The grave of Millie Uzzell (1872-1928).
This was not what I expected.
First, a recap:
- The cemetery generally known as Rountree (after Rountree Missionary Baptist Church, though Vick and Odd Fellows cemeteries are contiguous) began receiving burials of African-Americans around 1900. [UPDATE: Though it is accurate to say that this group of cemeteries is known collectively as “Rountree,” the cemetery I have been calling “Rountree” is correctly called the Vick cemetery. Corrections have been made throughout this post. See below.]
- In 1900, Hannibal Lodge #1552, Odd Fellows, purchased two acres for a cemetery adjacent to Rountree cemetery. Odd Fellows cemetery is still nominally owned by the Odd Fellows, but is essentially abandoned.
- In 1913, Samuel Vick sold eight acres to the city of Wilson for a cemetery adjacent to Odd Fellows. Wilson’s Cemetery Commission, which maintains (historically white) Maplewood and (historically black) Rest Haven cemeteries, has only a handful of records of Rountree or Vick burials, per response to my Public Records Law request. (Sam Vick himself, by the way, is buried in Odd Fellows, but his grave is either unmarked or, more likely, the stone has been lost — as have those of a dozen other Vicks I would expect to have been interred here. [UPDATE: Vick’s marker was found in December 2020.])
- Vick cemetery was active into the early 1960s, but abandoned soon after. There were public appeals for help with maintenance as early as 1967.
- By the mid-1970s, all three cemeteries were overgrown.
- Sporadically, private citizens attempted to clear the grounds, including Ben Mincey, who was determined to honor his parents’ burial sites in Odd Fellows.
- In late 1994, Wilson City Council awarded a contract to PLT Construction Company to “restore” Vick cemetery. In a 29 August 1995 Wilson Daily Times article, city manager Ed Wyatt stated that Rountree [actually, Vick] Cemetery contained approximately 200 marked graves and 75-100 “intact, legible” headstones. PLT would survey and record the locations of gravesites prior to clearing and grading the cemetery site, and the headstones would be stored by the city’s public works division. The city would then erect a single monument to memorialize Rountree’s dead) I repeat: in 1995, the city leveled a public cemetery and covered the graves of many hundreds, and more likely some thousands, of its citizens. I assume council ran this action by the city’s attorney, but it certainly seems to fall afoul of (current) Article 22 of North Carolina Laws and Statutes Regarding Cemeteries:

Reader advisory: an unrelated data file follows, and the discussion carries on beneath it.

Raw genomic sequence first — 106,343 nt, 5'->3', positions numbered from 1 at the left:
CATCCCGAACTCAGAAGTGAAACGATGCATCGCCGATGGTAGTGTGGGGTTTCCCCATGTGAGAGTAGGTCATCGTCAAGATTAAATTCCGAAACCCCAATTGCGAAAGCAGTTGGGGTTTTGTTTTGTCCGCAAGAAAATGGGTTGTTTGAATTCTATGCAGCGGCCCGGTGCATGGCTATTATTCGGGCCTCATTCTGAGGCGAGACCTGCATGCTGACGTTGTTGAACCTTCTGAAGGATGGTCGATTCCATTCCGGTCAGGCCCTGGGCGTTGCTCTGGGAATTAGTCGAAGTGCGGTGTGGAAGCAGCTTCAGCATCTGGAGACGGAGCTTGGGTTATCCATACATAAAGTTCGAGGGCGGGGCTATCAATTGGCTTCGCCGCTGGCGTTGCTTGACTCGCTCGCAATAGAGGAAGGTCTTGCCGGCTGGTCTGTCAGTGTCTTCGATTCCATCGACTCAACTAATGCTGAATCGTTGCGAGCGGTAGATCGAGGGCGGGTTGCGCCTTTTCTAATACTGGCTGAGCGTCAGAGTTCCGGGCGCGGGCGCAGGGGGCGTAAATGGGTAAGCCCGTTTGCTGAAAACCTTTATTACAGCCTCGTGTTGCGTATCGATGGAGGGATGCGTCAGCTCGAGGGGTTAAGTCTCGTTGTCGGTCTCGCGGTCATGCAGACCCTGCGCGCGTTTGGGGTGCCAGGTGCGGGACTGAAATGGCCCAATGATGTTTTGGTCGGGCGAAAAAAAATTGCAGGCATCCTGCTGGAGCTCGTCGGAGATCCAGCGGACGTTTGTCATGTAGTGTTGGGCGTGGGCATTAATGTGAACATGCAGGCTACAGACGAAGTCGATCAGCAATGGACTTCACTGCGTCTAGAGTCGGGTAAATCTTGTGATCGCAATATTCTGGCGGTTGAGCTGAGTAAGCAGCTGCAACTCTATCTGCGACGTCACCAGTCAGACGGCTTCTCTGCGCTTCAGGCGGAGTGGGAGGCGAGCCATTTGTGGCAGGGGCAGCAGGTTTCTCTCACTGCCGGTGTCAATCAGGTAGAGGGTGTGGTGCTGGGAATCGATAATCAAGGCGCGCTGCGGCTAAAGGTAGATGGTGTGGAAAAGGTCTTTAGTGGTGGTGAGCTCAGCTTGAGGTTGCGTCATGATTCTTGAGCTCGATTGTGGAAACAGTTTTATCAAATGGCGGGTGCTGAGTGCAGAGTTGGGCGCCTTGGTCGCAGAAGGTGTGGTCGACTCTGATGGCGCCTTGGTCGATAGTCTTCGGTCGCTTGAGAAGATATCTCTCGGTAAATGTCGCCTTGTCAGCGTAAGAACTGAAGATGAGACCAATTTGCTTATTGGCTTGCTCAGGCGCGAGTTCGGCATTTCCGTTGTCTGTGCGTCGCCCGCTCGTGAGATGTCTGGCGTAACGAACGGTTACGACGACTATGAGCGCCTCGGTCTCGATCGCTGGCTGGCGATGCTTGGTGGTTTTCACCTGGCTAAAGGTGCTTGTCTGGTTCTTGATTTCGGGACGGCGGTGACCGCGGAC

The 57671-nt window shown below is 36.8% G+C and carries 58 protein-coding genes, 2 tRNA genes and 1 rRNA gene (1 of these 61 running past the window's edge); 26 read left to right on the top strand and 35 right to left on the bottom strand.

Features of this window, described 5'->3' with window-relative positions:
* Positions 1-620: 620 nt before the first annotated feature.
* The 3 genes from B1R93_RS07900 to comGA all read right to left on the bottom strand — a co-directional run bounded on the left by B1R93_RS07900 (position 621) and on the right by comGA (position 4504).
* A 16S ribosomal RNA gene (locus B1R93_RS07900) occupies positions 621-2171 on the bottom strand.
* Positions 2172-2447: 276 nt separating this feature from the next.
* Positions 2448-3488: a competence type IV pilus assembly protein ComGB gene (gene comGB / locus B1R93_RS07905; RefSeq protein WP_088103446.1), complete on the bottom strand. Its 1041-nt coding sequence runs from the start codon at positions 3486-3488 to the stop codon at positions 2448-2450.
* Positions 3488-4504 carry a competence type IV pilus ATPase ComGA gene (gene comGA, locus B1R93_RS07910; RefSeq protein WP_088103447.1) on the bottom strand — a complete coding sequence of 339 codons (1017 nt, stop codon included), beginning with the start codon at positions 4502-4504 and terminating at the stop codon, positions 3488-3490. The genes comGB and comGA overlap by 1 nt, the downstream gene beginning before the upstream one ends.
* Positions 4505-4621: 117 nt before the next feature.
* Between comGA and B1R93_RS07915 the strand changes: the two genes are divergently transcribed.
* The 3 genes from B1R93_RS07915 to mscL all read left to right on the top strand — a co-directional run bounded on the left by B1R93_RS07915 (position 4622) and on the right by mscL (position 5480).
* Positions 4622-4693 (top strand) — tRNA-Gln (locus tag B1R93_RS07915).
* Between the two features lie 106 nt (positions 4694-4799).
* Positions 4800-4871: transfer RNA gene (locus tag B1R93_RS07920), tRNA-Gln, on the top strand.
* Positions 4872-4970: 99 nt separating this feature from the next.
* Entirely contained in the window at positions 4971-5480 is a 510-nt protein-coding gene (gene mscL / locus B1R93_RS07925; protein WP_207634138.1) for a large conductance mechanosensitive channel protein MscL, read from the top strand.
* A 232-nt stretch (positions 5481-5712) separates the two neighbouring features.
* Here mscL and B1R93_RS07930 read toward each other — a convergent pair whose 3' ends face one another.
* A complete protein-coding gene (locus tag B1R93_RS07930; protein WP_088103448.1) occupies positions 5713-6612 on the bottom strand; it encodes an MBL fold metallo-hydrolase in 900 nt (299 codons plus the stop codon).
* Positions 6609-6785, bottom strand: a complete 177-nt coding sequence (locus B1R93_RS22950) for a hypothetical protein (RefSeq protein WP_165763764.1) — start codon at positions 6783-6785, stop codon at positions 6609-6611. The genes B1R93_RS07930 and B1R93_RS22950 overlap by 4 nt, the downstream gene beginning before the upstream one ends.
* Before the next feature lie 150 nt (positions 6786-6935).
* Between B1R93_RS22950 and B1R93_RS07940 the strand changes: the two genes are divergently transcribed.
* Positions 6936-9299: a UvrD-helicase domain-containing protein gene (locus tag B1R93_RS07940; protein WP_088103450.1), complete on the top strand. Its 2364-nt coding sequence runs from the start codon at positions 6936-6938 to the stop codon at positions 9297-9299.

§ 14-149. Desecrating, plowing over or covering up graves; desecrating human remains.
(a) It is a Class I felony, without authorization of law or the consent of the surviving spouse or next of kin of the deceased, to knowingly and willfully:
(1) Open, disturb, destroy, remove, vandalize or desecrate any casket or other repository of any human remains, by any means including plowing under, tearing up, covering over or otherwise obliterating or removing any grave or any portion thereof.
(2) Take away, disturb, vandalize, destroy, tamper with, or deface any tombstone, headstone, monument, grave marker, grave ornamentation, or grave artifacts erected or placed within any cemetery to designate the place where human remains are interred or to preserve and perpetuate the memory and the name of any person. This subdivision shall not apply to the ordinary maintenance and care of a cemetery.
- In October and November 2019, I sent letters to several city officers and department heads (and PLT), requesting a copy of the survey and any records related to the removal and storage of the headstones. Only the city clerk responded — to provide copies of council minutes from the early 1990s. To date, I do not know if the survey was ever done or if copies of it exist. Without any record of the locations of graves, or the names on the surviving headstones, the city has essentially created a potter’s field.
This brings us to late last week.
Through a reliable back-channel source, I learned that after several years the Public Works Department sent letters to next-of-kin (where it could determine them) and published a notice in the Daily Times requesting family members to retrieve their kin’s headstones by a certain date. A few people responded. The remaining headstones were destroyed. (See Article 22, Section 14-149(a)(2), above.)
This morning, I drove over to Vick cemetery to look around and contemplate my next move.
This is what the cleared acreage looks like. Again, keep in mind that there are graves beneath this bland expanse: